Recently in this space I wrote about Brett Martin’s wonderful, forthcoming book, “Difficult Men,” about the way that cable television caused an entertainment revolution at the turn of the century by overtaking the movie industry when it came to cutting-edge material designed for a sophisticated adult audience.
Shows such as “The Sopranos” and “The Wire” made going out to a neighborhood multiplex seem like a waste of time and money since most of the movies there have focused on the teen and twentysomething demographics for the past decade.
Now the revolution has moved beyond cable television and into the realm of Internet download services.
Last week, when I started watching the thrilling 13-hour made-for-Netflix series “House of Cards” the idea of tearing myself away from it to go to the movies to see something like “The Internship” seemed ridiculous.
“House of Cards” is a political thriller from filmmaker David Fincher (of “Fight Club” and “The Social Network” fame) loosely based on a BBC series from the 1990s.
Kevin Spacey stars as South Carolina U.S. congressman Frank Underwood who is furious to be denied his appointment as Secretary of State when a new president is elected — a president he worked very hard for as a candidate.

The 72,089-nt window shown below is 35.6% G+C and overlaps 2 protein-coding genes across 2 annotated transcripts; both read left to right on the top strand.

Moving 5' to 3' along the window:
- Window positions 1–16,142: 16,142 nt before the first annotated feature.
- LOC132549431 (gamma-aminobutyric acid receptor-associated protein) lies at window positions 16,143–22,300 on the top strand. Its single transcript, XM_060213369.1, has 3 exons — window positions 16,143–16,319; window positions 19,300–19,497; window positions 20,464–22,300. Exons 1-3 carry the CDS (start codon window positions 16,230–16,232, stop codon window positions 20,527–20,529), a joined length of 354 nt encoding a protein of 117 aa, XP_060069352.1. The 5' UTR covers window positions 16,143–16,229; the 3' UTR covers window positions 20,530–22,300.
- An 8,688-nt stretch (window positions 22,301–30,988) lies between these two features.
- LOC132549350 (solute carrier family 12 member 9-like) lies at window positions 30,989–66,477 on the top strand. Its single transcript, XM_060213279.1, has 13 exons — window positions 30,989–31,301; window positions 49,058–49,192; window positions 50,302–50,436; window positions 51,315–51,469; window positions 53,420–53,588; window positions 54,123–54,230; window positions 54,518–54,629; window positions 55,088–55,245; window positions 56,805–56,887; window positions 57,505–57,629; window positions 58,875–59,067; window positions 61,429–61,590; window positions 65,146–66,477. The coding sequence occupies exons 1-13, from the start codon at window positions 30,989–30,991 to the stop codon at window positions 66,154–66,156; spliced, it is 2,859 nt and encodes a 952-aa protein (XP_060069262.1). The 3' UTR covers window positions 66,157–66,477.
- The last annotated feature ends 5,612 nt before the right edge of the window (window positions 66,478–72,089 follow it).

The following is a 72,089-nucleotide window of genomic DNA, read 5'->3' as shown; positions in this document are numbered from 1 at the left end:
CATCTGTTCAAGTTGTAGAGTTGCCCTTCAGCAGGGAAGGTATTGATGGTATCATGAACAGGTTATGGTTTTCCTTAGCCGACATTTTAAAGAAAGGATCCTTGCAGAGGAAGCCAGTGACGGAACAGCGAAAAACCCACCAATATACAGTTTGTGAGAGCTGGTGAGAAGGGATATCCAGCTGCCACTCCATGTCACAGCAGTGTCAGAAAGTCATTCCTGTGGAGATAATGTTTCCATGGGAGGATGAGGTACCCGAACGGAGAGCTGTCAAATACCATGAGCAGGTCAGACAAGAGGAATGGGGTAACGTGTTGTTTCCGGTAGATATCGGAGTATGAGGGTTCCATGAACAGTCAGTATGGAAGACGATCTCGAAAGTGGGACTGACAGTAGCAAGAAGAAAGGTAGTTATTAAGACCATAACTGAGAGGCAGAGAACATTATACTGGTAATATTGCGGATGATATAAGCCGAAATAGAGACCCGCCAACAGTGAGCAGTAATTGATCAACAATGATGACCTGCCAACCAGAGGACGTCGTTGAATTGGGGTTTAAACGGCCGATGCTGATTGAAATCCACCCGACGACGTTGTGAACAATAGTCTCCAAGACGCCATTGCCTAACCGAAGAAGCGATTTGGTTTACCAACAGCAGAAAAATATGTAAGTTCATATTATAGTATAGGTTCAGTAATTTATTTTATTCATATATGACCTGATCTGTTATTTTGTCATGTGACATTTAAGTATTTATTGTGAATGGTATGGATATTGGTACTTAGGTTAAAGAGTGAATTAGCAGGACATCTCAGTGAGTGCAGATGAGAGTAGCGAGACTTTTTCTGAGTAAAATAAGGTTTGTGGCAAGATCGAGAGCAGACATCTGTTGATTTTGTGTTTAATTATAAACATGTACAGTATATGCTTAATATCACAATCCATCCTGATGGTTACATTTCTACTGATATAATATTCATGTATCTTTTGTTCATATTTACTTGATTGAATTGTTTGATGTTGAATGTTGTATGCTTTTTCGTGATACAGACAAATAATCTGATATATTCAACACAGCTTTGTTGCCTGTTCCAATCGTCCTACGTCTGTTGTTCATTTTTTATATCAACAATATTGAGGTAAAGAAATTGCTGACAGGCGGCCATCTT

Underwood hides his fury but then begins plotting his revenge — against the Secretary of State appointee; the president’s chief of staff; and anyone else who gets in his way. He is greatly aided by his powerful wife, Claire (Robin Wright), who runs an environmental non-profit but isn’t above using it for very nefarious purposes.
Giving the material a delicious black comic spin is the device of allowing Underwood to deliver asides directly to the camera, taking the audience into his confidence and making us his partners in crime. Direct address to the camera by a film or TV character can be dicey, but Spacey makes these moments work like a charm.
“House of Cards” has a smart, up-to-the-minute feel similar to Fincher’s “The Social Network” — it’s exciting to see a piece of entertainment that deals with something important rather than the latest adventure of a bunch of comic book characters.
Spacey is matched by Robin Wright who has a dark, commanding presence that mind remind you of the devilish politician’s wife Angela Lansbury played in “The Manchurian Candidate.”
Fincher and his production staff cast the project creatively, looking to the New York theater for such wonderful but under-exposed talents as Maryann Plunkett, Reed Birney and Sebastian Arcelus in key roles.
Subscribers to the Netflix streaming service got the first crack at “House of Cards” when all 13 episodes became available on Feb. 1, but I enjoyed the show last week via the Sony DVD that was released June 11. You can also now access the show via Amazon and other downloading services.
“House of Cards” is a godsend for those of us who miss the long-vanished era of contemporary political thrillers like “Seven Days in May,” “Advise and Consent” and “The Manchurian Candidate.”